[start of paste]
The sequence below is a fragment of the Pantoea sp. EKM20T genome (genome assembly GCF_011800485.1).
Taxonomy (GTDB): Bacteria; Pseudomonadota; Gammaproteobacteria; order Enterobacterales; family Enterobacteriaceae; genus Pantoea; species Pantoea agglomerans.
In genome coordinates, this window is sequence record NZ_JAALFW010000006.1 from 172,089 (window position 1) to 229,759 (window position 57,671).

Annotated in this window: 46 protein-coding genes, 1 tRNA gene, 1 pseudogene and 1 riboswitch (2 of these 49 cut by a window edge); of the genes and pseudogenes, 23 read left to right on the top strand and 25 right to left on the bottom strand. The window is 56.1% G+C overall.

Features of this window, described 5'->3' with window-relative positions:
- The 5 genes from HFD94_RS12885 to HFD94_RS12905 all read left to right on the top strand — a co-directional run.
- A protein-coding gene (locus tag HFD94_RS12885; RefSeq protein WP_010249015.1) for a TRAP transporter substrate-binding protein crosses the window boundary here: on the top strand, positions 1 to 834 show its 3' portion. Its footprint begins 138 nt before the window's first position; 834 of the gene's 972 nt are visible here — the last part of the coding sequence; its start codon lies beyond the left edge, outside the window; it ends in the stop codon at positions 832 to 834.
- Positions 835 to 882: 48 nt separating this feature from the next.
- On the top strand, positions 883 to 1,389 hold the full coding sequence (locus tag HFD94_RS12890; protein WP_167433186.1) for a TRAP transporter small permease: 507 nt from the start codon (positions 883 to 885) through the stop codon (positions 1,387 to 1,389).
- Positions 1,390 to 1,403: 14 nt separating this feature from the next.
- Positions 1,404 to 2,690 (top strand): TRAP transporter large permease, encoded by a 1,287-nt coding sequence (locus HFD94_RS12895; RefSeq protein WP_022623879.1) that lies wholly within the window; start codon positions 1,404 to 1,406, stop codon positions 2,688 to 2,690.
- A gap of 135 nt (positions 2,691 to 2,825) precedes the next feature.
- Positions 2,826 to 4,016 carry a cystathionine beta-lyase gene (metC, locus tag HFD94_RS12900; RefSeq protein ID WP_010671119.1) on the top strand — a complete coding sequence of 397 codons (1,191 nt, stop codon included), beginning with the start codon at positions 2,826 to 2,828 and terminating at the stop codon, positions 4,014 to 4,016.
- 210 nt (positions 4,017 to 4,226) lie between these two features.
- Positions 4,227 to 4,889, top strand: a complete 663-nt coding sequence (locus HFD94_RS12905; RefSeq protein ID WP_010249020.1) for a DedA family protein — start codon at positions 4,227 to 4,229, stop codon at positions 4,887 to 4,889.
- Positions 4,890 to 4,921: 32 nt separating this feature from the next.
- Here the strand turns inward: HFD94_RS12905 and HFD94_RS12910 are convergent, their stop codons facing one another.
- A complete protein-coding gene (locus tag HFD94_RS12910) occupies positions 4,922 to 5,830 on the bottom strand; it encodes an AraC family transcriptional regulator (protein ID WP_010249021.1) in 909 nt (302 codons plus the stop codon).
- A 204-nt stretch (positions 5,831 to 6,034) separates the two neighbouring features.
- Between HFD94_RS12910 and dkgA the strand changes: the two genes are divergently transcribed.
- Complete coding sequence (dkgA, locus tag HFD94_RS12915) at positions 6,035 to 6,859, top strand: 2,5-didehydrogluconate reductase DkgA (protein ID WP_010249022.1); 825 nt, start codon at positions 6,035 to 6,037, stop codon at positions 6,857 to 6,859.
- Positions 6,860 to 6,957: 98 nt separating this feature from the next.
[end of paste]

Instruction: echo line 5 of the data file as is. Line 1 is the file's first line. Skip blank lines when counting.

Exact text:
Features of this window, described 5'->3' with window-relative positions: